Hit and Miss

This last Sunday, October 9th, 2011 we got the most significant rainfall in the Texas Hill Country since September of 2010. It was not enough to break the drought but the Colorado River and parts of a couple of others at least saw some relief.

Lets review the results of this rain, starting with the Colorado River and the Highland Lakes. As the storms moved slowly east a couple of heavy rainstorms directly hit the Colorado River, the first in the Upper Basin and the second in the Lake Buchanan basin. Both of these areas exceeded 6 inches in rainfall with the surrounding areas receiving near or slightly more than 4 inches.

Along with some flooding from the Lake LBJ basin resulted an incremental but still welcome bump to the 2 main water holding bodies for the upper Colorado River system. Lake Travis went up almost 1 foot and Lake Buchanan up almost 2 feet in elevation. Considering the surface area of these lakes, that is a lot of water and will help in the near future if the drought continues.

Detailed information can be found at: http://hydromet.lcra.org/full.aspx#

A big surprise was a flash flood on the Llano River near the town of Llano. At about 5am, a deluge resulted in a flow of about 8000cfs of water overflowing the dam. This was up from the trickle of 10cfs just prior to the storm.

The photos above was taken in the late afternoon when the flow had receded to about 400cfs.

Llano River @ Llano: http://waterdata.usgs.gov/tx/nwis/uv/?site_no=08151500&PARAmeter_cd=00065,00060

Further down river this rush of water was not as brutal but still caused flooding including the closure of the Slab Road crossing near Kingsland.

The flow rate when these photos were taken in the early evening looked to be between between 300 and 400cfs.

What does all this water this mean for the Llano River? Unfortunately, the river below the town of Llano is going to drop fast since the town is being very conservative about letting any water out of the dam at all other than overflow. The drought has already hurt them and with no end to it in sight they have no option but to hold the water. This means that as soon as the upper Llano River flow drops, the lower part of the river will return to a trickle.

But the good news is that the upper part of the Llano River to include the South Llano River is by far the healthiest river in the Texas Hill Country right now. The Junction area had benefited from the strong spring water in the South Llano and a few lucky rain storms in the last couple of months. They even got a nice little .5 inch rainfall the previous week around Junction that extended the rivers strong flow all the way down river to Castell even before this big storm came through.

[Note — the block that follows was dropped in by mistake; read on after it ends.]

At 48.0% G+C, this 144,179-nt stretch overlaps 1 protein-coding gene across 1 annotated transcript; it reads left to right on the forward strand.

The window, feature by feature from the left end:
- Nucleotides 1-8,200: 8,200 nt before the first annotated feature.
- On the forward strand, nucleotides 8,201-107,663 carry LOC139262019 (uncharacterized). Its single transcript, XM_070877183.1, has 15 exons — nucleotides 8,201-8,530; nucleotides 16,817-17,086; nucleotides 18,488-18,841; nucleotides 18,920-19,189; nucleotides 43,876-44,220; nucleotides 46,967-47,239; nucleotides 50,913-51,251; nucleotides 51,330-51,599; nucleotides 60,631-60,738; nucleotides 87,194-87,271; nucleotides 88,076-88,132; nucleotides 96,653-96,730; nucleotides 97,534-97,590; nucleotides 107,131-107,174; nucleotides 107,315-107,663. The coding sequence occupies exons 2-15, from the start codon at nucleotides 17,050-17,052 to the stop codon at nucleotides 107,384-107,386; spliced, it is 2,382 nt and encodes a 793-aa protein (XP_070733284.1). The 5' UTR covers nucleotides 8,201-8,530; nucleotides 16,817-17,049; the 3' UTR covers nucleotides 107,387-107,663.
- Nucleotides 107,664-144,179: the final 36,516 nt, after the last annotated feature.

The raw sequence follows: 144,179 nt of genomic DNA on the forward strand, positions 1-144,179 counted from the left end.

Now that Junction has received about 4” of rain the flow at Junction is very good indeed. for at least the near future, the section of Llano River from Junction (inclusive of the South Llano River) all the way down to Castell will be a great place to paddle or fish.

Llano River @ Junction: http://waterdata.usgs.gov/tx/nwis/uv/?site_no=08150000&PARAmeter_cd=00065,00060

The Blanco River also got a very nice amount of rain with nearly 4 inches received in the Wimberley area. This caused the Blanco River in that area to jump from 10cfs to 229cfs with very minor flooding.

The photo was taken in the early afternoon at the Wayside Drive crossing (aka Slime Bridge) when the flow was an estimated 150cfs.

Unfortunately the heavy rainfall was very localized and the Blanco River upstream of the Fischer Store Bridge got no notable rain and so the river in those sections is still very, very dry. Also the Blanco River is notorious for receding down very quickly to its previous levels unless the underlying aquifers get recharged and therefore increase the spring’s flow rates. A short and isolated storm of this type will not do that so I predict that the Blanco River near Wimberley will return to a rate of flow marginally above its previous one within a week, probably around 15cfs.

Blanco River @ Wimberley: http://waterdata.usgs.gov/tx/nwis/uv/?site_no=08171000&PARAmeter_cd=00065,00060

The ever suffering Pedernales River saw no change to its almost zero flow.

The upper Guadalupe River didn’t really benefit much from this storm is still really low down river of the town of Comfort all the way to Canyon Lake. The sections of river upstream from Comfort were lucky enough to catch a few small fast moving storms over the last couple of months keeping the flow rates low but not tragic.

I do not have information regarding the Medina, Sabinal, Frio or Nueces rivers but based on watching radar imagery it looks like they got at least a bump to their flow rates.

So to summarize, the Llano River was the big winner in the recent storms with the upper Llano being a very healthy river, especially in a time of drought. The Blanco River around Wimberley got a temporary rise in flow that will at least clean out the vegetative muck that was accumulating but will more or less return to its previous flow rate in a couple of weeks.

The Highland Lakes also got some help but that water system is too large and complicated for me to understand fully and I’m not sure of the actual impact it had.